Archive for the ‘christian education’ Category

Acoustic Christmas tends to be a more intimate service. As such, rather than a formal sermon, we watched several brief YouTube videos and had good conversation. The gist of it is this: we tend to domesticate the birth of Christ, when in reality it happened in the real world – a world that contained its fair share of animal poop. Today, we trust that this living, breathing faith is every much as real as it was then.

Merry Christmas.

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We finished our intergenerational Vacation Bible School today. The planning was massive and the execution impressive. The topic was “who is my neighbor,” and we looked at the texts of the Good Samaritan, the Messianic Banquet, and the Old Testament texts of the Shema and the Levitical command to love neighbor. All ages were together for dinner, worship, and our building project. We broke out into age groups for our class time.

The building project was particularly fun; every group was to create a building necessary for a neighborhood. We adults were given the directive to follow the kids’ suggestions. So when our group had a multiplicity of suggestions, we decided to incorporate them all. That’s how we came up with the church that had an attached Fellowship Tower with a climbing wall on the side (the tower was the request of the precious little girl, because towers are for princesses). We then put all of our buildings together to make up the neighborhood: a church, a church cathdral cathedral, a park, a hotel, and a police station.

On Saturday, we held a block party on the front lawn, complete with food, a petting zoo, a jumpy (whatever you call those things), and free italian ice. That was fantastic; not only did we have a bunch of people who had been part of VBS all week, we also had a number of people just dropping by because they saw the signs (or their kids saw the jumpy castle).

The whole project was an undertaking, and it was a shift in the way we’ve done things in the past. This is the first year we haven’t followed the “traditional” model of a morning, weekday, kid-focused program. Numbers may have been down because of that. We also hit a big vacation week, apparently, without knowing it. As the days went along, we had fewer and fewer – Friday night was pretty lean (perhaps not surprising, being Friday night, after all). But Saturday’s party was huge.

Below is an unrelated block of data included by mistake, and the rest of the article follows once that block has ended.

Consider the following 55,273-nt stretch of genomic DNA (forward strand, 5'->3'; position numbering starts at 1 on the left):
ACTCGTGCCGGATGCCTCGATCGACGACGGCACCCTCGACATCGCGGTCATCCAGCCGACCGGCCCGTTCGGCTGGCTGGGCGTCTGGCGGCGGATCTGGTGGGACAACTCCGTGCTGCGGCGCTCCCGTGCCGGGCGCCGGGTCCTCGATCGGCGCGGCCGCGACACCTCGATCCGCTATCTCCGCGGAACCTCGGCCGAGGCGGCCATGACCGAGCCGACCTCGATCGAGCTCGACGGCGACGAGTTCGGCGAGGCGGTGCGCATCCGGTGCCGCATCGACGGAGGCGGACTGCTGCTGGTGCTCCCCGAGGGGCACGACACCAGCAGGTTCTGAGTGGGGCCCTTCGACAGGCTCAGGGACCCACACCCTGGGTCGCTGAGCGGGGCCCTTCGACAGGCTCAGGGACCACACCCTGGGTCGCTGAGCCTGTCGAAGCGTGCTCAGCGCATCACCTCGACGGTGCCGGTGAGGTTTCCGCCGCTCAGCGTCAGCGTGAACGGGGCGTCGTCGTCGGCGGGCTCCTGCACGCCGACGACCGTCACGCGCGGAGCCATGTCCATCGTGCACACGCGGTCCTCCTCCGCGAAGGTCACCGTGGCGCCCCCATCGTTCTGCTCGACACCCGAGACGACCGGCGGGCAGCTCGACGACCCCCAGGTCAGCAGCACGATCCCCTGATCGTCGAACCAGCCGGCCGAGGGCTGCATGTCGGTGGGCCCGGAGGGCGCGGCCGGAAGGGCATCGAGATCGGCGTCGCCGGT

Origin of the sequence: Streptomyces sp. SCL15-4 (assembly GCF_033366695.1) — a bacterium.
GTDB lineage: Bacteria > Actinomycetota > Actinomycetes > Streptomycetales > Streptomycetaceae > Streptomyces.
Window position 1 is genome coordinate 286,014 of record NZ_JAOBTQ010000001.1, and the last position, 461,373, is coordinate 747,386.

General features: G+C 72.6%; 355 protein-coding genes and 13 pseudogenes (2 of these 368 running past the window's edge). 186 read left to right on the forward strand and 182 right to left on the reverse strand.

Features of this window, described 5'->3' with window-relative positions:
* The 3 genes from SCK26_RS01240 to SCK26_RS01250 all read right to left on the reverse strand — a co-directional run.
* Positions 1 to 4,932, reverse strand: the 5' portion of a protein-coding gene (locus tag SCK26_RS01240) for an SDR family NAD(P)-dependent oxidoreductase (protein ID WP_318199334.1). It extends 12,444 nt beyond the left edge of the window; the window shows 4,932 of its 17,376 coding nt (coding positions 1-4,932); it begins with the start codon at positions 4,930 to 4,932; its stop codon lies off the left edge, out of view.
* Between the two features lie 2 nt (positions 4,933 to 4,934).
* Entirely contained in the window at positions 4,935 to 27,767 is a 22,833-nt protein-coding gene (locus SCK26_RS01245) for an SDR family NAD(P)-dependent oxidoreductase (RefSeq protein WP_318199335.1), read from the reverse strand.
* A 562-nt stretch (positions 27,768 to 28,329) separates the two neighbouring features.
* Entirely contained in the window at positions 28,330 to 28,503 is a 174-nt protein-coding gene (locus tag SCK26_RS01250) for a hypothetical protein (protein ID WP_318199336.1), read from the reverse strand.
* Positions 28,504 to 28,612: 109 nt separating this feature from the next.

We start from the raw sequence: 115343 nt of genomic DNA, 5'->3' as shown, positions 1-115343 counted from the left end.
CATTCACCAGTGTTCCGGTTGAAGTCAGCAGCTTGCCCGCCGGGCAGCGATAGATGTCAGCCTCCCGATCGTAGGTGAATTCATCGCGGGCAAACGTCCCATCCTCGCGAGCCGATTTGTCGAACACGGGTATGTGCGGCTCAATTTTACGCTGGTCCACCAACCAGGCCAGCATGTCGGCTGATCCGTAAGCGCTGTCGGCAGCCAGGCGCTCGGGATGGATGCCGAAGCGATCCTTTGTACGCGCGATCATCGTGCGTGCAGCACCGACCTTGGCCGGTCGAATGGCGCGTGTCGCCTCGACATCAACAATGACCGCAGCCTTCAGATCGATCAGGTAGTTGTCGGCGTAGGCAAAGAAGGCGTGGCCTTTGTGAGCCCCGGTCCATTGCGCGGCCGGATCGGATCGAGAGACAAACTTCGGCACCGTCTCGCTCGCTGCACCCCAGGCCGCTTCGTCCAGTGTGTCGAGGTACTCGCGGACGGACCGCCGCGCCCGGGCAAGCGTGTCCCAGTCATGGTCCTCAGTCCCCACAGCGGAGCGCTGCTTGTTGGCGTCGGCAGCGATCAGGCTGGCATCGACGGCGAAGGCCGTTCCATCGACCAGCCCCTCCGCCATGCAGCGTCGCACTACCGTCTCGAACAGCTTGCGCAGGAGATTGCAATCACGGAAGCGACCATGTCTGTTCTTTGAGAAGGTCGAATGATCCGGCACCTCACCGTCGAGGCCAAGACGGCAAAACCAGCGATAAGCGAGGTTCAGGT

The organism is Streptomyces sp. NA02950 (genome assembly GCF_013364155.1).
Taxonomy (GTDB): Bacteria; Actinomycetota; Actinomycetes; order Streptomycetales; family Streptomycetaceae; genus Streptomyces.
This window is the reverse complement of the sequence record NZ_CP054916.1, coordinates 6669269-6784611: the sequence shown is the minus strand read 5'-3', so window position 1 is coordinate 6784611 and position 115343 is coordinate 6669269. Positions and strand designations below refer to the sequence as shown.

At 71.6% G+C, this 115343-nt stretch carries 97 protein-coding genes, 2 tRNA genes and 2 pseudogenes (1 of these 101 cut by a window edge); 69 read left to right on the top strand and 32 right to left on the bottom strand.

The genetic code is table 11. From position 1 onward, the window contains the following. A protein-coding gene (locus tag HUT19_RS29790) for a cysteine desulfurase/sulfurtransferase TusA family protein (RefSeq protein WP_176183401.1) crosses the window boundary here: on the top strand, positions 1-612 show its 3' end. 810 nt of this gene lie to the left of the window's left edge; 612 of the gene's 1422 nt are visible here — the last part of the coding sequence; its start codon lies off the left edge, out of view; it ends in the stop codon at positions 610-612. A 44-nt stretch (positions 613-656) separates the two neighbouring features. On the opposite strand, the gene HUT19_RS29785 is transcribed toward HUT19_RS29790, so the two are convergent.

I’m thinking a lot about what we do in the wake of this. I think the “buzz” of the program itself will increase involvement next year. We’ll pick a different week, not so close to the return of school. We might avoid Friday night. I do think the intergenerational piece is unique and worthwhile. My concern is that there was so much energy, planning, and volunteering that went into the whole program when the numbers might not be worth that kind of time – either for staff or members. The Saturday party was a raging success; but part of the energy for me was having studied passages about neighbors and especially about the Banquet to which Christ invites us. And can we really just throw a party without the theological underpinnings? That strikes me as potentially too shallow to warrant it all.

So I ask for your input in the comments below. If you attended, what did you think? Be honest. Be anonymous if you want. If you didn’t attend, why not? Too busy? Intergenerational not appealing? And what do you think about next year? Is this a model worth repeating? Should we ditch it? Can it be tweaked?

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